Progressive Muslims are taking advantage of technology in order to not only communicate but share ideas and beliefs (Eshkevari 2013).  This is direct integration of the basic tenants of the Islamic faith and the emerging opportunities of the modern era.  Safi (2003) describes the basic and central tenants that connect the Progressive Muslim society together:

  1. A) A new approach to the old scriptures. There needs be a full reinterpretation of the traditional texts in an effort to fit them into modern life.
  2. B) There must an open acceptance of modern culture, including customs and common practices. The often rigid expression of the Islamic society should be reexamined in order to achieve the best result.
  3. C) The interpretation of the Holy works must be an individual experience, and not strictly regulated by those in power.
  4. D) The unique and individual sense of right and wrong must not only be developed but utilized in a day to day effort to make life better.
  5. E) Complete and unbiased gender equality must exist. This is a tenant that is necessary to fully address the social and cultural needs of the current generation.

These principles have served to set the Progressive movement apart from the more traditional interpretation of the Islam tradition (Safi 2013).   With each new interpretation of traditional scripture, the Progressive movement has a hallmark of inclusive, nonviolent action.

3.1 In summary

The Progressive Muslim is marked by the clear preference for gender equality in all things. Indicative of this mind-set, the Progressive approach is also heralded by the inclusion of outside knowledge and wisdom into the traditionally closed debates. Further, this extension of equality reaches down into every element of Islamic life.  Perhaps, the starkest shift away from the traditional Islam comes in the expectation of independent thought and evolution in the worship of God.  No longer is it acceptable to simply and blindly follow a leader, the Progressive Muslim thinks and acts for themselves, in a just and open manner.

4 Future Potential

Safi (2003) cites many areas of potential conflict over the course of the developing era for the Progressive Muslim movement.  With the reinterpretation of the religious pillars of Islam, will be the resistance from the conservative members of the faith.  Others see this as the natural evolution of Islam (Benard 2003). Many of the most prominent and influential authorities within the Muslim world speak to the need for the further development and evolution of the faith so as to address pressing common issues (Mandaville 2013).   In order to fully realize the potential inherent in the Progressive Muslim movement, there must be a full acceptance of the path forward through the inclusion of all elements, genders and faiths.

A primary area of concern as the Progressive movement goes forward will be the development of gender equality and the capacity to be judged without reference to gender by Islamic law (Benard 2003). Beginning by allowing women the basic human rights and ensuring that these are sustained will enable the Islamic outreach to impact a tremendous amount of females around the world.  Further, this drive towards basic gender equality feeds into the Progressive components of ascribing human rights to all of humanity (M et al 2003).  A critical element of the Progressive Muslim movement will rest on the capacity to not only enforce this pillar but recognize this within every culture. In many cases traditional bias and prejudice due to colour, sex or other element has driven a wedge in the effort to effectively reach out and communicate with new populations (Mandaville 2013).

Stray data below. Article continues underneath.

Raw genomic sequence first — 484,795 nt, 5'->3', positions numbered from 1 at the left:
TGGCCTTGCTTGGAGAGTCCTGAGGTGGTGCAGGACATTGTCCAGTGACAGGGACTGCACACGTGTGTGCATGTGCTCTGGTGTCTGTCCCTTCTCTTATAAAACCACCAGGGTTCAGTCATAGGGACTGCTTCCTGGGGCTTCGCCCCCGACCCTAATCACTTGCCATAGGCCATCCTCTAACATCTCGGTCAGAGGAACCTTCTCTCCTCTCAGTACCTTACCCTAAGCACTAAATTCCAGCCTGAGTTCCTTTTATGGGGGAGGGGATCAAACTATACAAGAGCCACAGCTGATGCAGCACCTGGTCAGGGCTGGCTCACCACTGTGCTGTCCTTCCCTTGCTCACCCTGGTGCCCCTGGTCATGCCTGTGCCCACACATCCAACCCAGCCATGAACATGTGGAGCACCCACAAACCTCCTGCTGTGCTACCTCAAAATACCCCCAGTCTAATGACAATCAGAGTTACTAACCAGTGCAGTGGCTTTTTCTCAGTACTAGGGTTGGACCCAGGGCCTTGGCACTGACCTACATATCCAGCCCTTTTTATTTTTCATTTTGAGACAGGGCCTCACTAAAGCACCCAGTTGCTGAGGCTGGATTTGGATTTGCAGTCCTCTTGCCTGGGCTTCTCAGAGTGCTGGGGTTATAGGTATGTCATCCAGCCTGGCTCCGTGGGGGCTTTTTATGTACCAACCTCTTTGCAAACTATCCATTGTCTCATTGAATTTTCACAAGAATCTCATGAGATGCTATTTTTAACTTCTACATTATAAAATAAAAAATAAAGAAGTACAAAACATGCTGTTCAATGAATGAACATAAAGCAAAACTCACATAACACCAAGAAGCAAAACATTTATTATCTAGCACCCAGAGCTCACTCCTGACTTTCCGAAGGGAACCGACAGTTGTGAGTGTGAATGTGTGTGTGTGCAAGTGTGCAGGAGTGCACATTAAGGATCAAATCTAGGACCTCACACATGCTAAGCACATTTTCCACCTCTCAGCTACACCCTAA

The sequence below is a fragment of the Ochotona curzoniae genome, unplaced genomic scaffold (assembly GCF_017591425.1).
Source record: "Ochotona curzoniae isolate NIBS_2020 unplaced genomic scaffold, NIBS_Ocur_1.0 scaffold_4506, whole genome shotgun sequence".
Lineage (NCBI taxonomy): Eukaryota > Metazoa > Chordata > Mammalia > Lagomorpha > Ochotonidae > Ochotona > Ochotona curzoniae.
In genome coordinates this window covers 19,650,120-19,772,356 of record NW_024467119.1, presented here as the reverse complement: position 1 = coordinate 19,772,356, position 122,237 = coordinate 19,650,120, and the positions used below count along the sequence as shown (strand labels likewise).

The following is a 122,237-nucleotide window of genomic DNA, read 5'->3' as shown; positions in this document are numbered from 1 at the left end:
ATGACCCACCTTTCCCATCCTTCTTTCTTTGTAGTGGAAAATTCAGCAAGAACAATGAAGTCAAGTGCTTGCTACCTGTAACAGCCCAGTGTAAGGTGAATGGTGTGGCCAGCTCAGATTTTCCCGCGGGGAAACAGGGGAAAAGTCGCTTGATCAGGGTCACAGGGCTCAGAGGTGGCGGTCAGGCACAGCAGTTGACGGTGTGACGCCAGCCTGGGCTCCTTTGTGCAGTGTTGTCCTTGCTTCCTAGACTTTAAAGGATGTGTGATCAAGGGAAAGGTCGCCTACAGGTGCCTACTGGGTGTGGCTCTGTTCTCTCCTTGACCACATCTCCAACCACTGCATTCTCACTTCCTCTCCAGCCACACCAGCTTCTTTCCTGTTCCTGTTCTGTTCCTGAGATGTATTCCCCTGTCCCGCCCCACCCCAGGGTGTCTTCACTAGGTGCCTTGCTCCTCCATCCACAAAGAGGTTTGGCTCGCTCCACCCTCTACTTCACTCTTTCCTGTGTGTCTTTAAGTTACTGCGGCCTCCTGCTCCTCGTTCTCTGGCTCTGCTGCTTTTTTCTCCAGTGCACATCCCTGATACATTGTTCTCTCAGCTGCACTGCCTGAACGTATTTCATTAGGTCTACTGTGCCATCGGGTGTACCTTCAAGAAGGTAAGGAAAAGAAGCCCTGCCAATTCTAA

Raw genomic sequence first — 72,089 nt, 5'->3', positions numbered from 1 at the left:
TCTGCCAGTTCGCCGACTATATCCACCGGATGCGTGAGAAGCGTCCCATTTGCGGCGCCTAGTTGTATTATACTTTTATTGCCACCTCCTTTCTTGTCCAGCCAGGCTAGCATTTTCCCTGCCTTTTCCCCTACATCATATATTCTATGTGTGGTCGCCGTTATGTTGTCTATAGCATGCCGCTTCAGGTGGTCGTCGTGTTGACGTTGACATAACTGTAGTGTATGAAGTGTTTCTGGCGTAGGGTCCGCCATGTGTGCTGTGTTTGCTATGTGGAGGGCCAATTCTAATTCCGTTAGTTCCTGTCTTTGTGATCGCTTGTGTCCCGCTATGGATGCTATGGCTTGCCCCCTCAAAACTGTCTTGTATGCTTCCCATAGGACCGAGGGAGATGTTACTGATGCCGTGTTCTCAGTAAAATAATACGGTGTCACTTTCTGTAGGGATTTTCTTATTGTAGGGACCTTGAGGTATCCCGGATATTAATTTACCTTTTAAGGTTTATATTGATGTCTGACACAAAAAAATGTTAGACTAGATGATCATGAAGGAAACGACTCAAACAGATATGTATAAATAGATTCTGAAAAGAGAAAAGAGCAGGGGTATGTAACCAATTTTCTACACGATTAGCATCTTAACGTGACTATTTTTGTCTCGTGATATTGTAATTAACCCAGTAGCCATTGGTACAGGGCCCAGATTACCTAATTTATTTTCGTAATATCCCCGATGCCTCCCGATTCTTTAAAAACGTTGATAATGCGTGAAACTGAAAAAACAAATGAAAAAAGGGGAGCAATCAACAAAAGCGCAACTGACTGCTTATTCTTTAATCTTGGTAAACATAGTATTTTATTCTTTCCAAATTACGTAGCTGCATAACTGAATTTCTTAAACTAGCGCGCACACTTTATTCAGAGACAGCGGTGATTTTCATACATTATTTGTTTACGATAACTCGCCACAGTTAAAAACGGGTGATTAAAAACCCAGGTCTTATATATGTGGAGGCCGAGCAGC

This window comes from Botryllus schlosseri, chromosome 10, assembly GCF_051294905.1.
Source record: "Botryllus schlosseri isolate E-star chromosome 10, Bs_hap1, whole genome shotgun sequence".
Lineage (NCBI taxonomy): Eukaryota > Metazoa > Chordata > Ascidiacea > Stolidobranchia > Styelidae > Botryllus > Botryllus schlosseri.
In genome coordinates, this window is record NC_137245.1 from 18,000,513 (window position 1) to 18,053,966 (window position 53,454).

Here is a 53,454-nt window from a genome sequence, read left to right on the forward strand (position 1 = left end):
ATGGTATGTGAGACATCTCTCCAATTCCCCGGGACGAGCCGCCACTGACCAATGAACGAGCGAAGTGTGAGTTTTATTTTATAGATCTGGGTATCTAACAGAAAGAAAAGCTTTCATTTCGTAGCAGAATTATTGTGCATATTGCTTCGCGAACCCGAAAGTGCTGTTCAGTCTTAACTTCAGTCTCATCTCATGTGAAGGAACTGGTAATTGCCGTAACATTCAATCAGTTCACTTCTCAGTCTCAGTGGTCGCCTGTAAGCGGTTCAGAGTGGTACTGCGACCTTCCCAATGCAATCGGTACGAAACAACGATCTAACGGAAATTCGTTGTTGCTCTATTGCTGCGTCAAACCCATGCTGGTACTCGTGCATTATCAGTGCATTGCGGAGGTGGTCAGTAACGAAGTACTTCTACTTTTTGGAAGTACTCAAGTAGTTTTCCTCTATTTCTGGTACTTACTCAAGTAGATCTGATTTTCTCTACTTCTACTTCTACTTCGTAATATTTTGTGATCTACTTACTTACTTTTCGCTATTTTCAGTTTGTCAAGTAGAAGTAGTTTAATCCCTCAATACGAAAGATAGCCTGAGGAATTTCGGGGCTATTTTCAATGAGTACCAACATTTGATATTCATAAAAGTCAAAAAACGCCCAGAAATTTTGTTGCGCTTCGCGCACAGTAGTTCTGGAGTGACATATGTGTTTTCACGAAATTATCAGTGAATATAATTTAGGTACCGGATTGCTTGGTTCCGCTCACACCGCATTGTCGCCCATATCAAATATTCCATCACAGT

In line with this development of human rights, equality among the genders is the increase of rights for the women in general (Mandaville 2013).  Progressive Muslims are increasingly at odds with the traditional interpretation of Islamic law in that it allows the male many privileges over the female.  Further, this view holds that not only should women be allowed an active role in society, but the female should be active in politics and guiding the nations (Ibid). These are fundamental differences form the conservative Muslim that sees the women as being subject to the male in nearly every aspect.  Moving from the realm of feminism into the politics, the view held by the common Progressive Muslim that religion should be separate from the faith is a stark departure from past actions and interpretations (Safi 2003). Traditional views have argued for the religious establishment having firm influence over the entire political establishment. Yet, this system can lead to the perception of corruption and less tolerance of competing viewpoints (Benard 2003).  Others see this as the surest way to safeguard the integrity of the judicial system (Mandaville 2003). In the drive to provide an inclusive setting the Islamic Progressive movement, must have the perception of honesty and integrity in all things.